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Differences between Motivation, Encouragement and Criticism

Developing, Monitoring and Maintaining Productive Student Behaviours

Motivation

Encouragement

Criticism

Intrinsic

Extrinsic

Positive

Negative

ASPECTS

MOTIVATION

ENCOURAGEMENT

CRITICISM

Definition

Motivation is an inner drive that arouses pupils, steers them in particular directions, goals or tasks and causes them to be persistent in trying to achieve the goals or completing the task successfully (Lenin & Nolan,1991). Intrinsic motivation deals with behaviour performed for its own sake in order to experience satisfaction.

A comment which shows acceptance, emphasizes effort and improvement, appreciates contributions, gets one to evaluate his/her own performance, and instill faith and confidence (Adler,1946; p. 509) The acceptance and focuses on individuals potentials and abilities.

The act of making comment about someones performance or behaviour. This implies that the comments can be presented in a positive or negative tone.

Types

Destructive criticism focuses on individuals inadequacies and personhood which can erode his/her self-esteem and selfefficacy

Extrinsic motivation deals with behaviour performed to receive some extrinsic rewards or recognition.

Positive/ Constructive criticism (ibid) acts as a catalyst for growth and change, exposes individual to alternative options which leads to reassessment of task performance.

Characteristics of pupils

Positively motivated pupils would always pay attention to the lesson, involve actively in the lesson, direct her/his energy to the learning tasks and believe she/he has the ability and confidence to succeed.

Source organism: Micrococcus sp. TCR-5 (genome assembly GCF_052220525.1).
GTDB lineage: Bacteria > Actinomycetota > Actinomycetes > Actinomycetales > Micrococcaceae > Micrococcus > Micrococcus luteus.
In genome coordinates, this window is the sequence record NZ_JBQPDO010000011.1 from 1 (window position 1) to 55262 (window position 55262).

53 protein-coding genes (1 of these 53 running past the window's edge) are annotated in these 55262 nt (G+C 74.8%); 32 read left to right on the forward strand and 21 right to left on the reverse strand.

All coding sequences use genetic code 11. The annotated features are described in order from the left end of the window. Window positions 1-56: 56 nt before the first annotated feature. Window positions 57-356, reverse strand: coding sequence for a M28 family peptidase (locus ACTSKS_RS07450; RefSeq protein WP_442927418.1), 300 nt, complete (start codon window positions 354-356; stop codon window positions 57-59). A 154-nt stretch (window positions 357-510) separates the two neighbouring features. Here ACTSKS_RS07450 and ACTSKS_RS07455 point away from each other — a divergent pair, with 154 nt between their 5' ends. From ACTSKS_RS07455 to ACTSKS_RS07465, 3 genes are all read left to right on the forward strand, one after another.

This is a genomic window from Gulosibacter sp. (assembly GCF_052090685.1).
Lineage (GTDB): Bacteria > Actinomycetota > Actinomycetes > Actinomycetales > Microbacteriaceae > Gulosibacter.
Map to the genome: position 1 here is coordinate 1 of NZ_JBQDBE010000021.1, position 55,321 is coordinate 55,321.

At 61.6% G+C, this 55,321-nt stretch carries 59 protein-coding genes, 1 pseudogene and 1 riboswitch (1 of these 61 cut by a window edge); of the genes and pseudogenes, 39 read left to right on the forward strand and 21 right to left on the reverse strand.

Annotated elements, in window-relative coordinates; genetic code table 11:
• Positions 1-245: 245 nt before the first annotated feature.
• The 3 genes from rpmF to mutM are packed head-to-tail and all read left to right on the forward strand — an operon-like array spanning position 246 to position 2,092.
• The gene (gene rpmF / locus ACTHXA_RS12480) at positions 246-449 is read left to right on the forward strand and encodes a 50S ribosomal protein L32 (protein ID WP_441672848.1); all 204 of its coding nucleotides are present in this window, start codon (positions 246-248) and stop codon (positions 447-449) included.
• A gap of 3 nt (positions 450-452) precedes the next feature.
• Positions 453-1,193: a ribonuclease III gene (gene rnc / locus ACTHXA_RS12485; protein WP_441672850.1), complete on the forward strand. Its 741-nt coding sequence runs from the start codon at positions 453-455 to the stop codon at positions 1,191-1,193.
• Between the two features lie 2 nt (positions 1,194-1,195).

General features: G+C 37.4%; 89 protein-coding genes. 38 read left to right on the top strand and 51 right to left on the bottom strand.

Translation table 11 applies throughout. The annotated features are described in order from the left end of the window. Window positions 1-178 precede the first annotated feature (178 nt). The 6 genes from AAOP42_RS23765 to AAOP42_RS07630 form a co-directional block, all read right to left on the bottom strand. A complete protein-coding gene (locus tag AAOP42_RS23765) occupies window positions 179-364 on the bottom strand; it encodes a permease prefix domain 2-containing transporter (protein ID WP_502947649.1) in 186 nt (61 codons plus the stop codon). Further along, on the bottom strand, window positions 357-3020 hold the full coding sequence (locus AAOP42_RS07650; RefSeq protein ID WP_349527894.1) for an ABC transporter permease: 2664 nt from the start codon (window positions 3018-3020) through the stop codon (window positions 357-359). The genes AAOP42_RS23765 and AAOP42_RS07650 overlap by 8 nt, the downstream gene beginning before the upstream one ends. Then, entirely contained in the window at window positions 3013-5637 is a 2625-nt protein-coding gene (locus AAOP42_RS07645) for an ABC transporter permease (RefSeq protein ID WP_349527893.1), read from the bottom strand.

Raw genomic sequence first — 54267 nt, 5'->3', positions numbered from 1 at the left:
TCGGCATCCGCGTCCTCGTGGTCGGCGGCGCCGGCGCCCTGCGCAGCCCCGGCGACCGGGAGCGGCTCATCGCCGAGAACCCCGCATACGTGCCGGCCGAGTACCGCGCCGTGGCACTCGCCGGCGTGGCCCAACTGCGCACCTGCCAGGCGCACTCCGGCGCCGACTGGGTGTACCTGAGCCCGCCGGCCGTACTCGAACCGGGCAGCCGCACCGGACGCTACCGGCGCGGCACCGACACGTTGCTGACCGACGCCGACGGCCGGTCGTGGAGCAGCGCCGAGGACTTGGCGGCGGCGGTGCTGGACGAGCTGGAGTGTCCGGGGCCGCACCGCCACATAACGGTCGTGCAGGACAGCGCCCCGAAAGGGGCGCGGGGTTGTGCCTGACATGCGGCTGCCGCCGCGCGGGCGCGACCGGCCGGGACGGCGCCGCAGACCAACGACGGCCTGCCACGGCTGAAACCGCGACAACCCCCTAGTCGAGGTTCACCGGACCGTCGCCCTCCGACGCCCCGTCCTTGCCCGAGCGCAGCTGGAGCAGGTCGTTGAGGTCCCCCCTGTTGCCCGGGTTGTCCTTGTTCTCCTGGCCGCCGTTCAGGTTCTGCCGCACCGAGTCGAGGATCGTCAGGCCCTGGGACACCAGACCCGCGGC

Confident, aware of their own strengths and stimulates motivation from within them (intrinsic motivation).

Children with mature sociocognitive understanding are able to read and correctly interpret what their teacher says may take criticism more seriously . Children who are better at understanding others will be more able to rationalize teacher criticism and understand that criticism of school work is constructive and is intended to promote learning and improvement.

A pupil who is not motivated or lacking in motivation would aim to only do enough to avoid failure, have little confidence or expectation of succeeding in the task and have low interest in the lesson.

The comments made about their work or performance are destructive or constructive criticism depends on their sociocognitive maturity and understanding (Cutting & Dunn, 2002)

Ways to Motivate Pupils


Teachers have a good understanding of the strategies that can be used to motivate pupils. Teachers can actively manipulate many of the environmental and contextual variables to increase pupil motivation.

Pupil Interest - Relate teaching and learning materials to pupil interest in life outside school, design variety of activities which pupil enjoy e.g. simulation, group work, video viewing, games etc. Pupil Needs activities that meet some of their basic human needs such as sense of belonging and self-esteem through group work and pair work.

Success - manageable activities within the time duration given and according to pupils ability level, making clear learning goals or objectives and organise teaching content of the lesson clearly, teaching pupils study skills. Variety and Novelty - encourage mastery learning, maximize learning opportunities for different learning styles, pupils experience something new, unusual or unexpected through various activities.

Tension - moderate amount of tension to enhance motivation and increase pupil learning. Feeling Tone - moderately positive atmosphere where the climate is friendly and pleasant but focused on the learning task. Feedback - specific feedback to pupils soon after or at the time of performance or presentation, focus on performance, allow pupils to keep track of their own progress over time.

Considerations When Using Encouragement


value pupils as they are use words that build the pupils self-esteem plan for experiences that create success demonstrate genuineness to pupils demonstrate non-verbal acceptance through touch recognise pupils effort avoid emphasis on liabilities show appreciation for pupils cooperation